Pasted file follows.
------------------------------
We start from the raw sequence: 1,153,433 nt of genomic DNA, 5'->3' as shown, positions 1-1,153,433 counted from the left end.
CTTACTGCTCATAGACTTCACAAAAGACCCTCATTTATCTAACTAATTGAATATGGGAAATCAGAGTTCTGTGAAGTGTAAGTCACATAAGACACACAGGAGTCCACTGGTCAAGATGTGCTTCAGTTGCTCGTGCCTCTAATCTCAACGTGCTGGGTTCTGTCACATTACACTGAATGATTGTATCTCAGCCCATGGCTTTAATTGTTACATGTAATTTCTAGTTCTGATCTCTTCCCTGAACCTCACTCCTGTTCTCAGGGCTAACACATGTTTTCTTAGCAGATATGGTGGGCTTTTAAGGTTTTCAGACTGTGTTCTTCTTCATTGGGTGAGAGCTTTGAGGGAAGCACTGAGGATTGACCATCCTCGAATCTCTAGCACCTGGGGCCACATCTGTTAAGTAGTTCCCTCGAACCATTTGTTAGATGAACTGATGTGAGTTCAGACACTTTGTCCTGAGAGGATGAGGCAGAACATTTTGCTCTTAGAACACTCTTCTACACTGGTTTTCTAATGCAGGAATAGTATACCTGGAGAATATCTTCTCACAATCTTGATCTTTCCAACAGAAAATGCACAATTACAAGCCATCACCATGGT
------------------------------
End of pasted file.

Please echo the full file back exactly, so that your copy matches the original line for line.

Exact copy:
We start from the raw sequence: 1,153,433 nt of genomic DNA, 5'->3' as shown, positions 1-1,153,433 counted from the left end.
CTTACTGCTCATAGACTTCACAAAAGACCCTCATTTATCTAACTAATTGAATATGGGAAATCAGAGTTCTGTGAAGTGTAAGTCACATAAGACACACAGGAGTCCACTGGTCAAGATGTGCTTCAGTTGCTCGTGCCTCTAATCTCAACGTGCTGGGTTCTGTCACATTACACTGAATGATTGTATCTCAGCCCATGGCTTTAATTGTTACATGTAATTTCTAGTTCTGATCTCTTCCCTGAACCTCACTCCTGTTCTCAGGGCTAACACATGTTTTCTTAGCAGATATGGTGGGCTTTTAAGGTTTTCAGACTGTGTTCTTCTTCATTGGGTGAGAGCTTTGAGGGAAGCACTGAGGATTGACCATCCTCGAATCTCTAGCACCTGGGGCCACATCTGTTAAGTAGTTCCCTCGAACCATTTGTTAGATGAACTGATGTGAGTTCAGACACTTTGTCCTGAGAGGATGAGGCAGAACATTTTGCTCTTAGAACACTCTTCTACACTGGTTTTCTAATGCAGGAATAGTATACCTGGAGAATATCTTCTCACAATCTTGATCTTTCCAACAGAAAATGCACAATTACAAGCCATCACCATGGT